I realize that we are still in what the Expat community refers to as the “Honeymoon Phase” of living in a new country.  I’m sure very soon the irritation of not speaking the language will grate on me, or shared walls with my neighbors will become a bit much, or the incessant rain the people keep telling me about (especially in the fall) will put me in a funk.  But for now I will keep my rose colored glasses on and be thankful for each and every day I walk down the cobblestone streets of my new city. I’m so glad that the conversation that started one year ago this week on a beach in Key West turned into a new chapter in our family life.  The t-shirt I saw today on the Oudegracht (old canal) says it all…. 

 

Paris: A Study in Contrasts

imageHere’s the deal, I’ve never really wanted to visit Paris. I know, I know…how can anyone who loves Europe and took 6 years of French class say that??  But it’s true. Once I started traveling in Europe in my late twenties I learned fairly quickly that the BIG cities were just not my thing, too crowded, too confusing and frankly too overwhelming. It was hard for me to enjoy anything when I was worrying about how I was going to get to the next thing (no matter what that next thing was). So when we made plans to visit Paris it really had more to do with proximity than anything else.  I slowly warmed to the idea after all the fabulous input from friends and family about all the cool things to do, and see and eat in Paris.  Then Brussels happened…..

Obviously traveling in this day and age comes with some degree of uncertainty and fear of terrorism, but traveling 3 days after a major attack, on a train that stops in the city where that attack happened, to a city that is still reeling from its own terrorist attack seemed particularly daunting! initially we thought we would have to postpone because the trains weren’t running but much like Chicago after a snowstorm, things quickly get back to business as usual. So unless we wanted to pay for four nights at a Paris hotel room that we wouldn’t be staying in, we needed to be brave and go. We can’t let the terrorists win right?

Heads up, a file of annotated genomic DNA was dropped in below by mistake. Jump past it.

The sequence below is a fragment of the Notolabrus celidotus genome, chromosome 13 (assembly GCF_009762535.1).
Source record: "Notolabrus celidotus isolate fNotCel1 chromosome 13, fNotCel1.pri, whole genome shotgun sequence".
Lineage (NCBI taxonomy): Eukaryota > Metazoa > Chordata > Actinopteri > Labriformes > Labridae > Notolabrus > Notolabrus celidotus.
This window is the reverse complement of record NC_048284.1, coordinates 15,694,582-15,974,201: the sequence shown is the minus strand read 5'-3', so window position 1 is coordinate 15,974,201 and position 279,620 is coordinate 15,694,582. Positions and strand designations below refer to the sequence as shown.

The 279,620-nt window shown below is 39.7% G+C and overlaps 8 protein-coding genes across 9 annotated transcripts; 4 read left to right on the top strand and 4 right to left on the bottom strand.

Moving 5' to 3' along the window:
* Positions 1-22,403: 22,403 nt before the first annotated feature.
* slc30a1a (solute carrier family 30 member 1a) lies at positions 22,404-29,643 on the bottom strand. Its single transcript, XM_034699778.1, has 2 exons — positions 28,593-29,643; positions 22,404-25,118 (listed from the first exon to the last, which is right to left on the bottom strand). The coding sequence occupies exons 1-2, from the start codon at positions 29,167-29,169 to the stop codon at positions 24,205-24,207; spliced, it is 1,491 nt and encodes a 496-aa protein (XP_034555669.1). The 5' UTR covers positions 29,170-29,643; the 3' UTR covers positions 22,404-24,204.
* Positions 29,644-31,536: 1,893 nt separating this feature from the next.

I’m so incredibly proud of my girls because they were scared but agreed with us that not going was just not an option. We got up at 6:00 am to bike to the train station in the dark to start our journey. The train ride was uneventful, Brussels didn’t appear to be any different then Antwerp from our vantage point. When we arrived at the Paris train station we were greeted by a line to show our passports (apparently a new addition since the attacks in November) but that moved along smoothly. We were now ready to explore Paris. After waiting in line for a taxi for approximately 15 with no movement we decided to brave the Paris Metro with our bags. It was a wise decision since it became our main mode of transportation the entire time we were there and was easy to use as well as clean. When we emerged from the subway the first thing we saw was The Eiffel Tower…….incredible!! I will never forget my first glimpse. It was the perfect introduction to this one of a kind city. I was truly in awe of this incredible structure, and continued to be every time we were in its proximity (which was several times a day due to the location of our hotel).

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Looking back now, a week later I’m so grateful we made the trip but Paris is a city of contrasts. Here are some of my personal highs and lows:

The HIGHS

The Architecture

The Eiffel Tower. the Louvre, the Sacre Couer, Notre Dame, the Palais Garnier and The Arc de Triumph, each more beautiful and awe-inspiring then I could have ever imagined.

The Food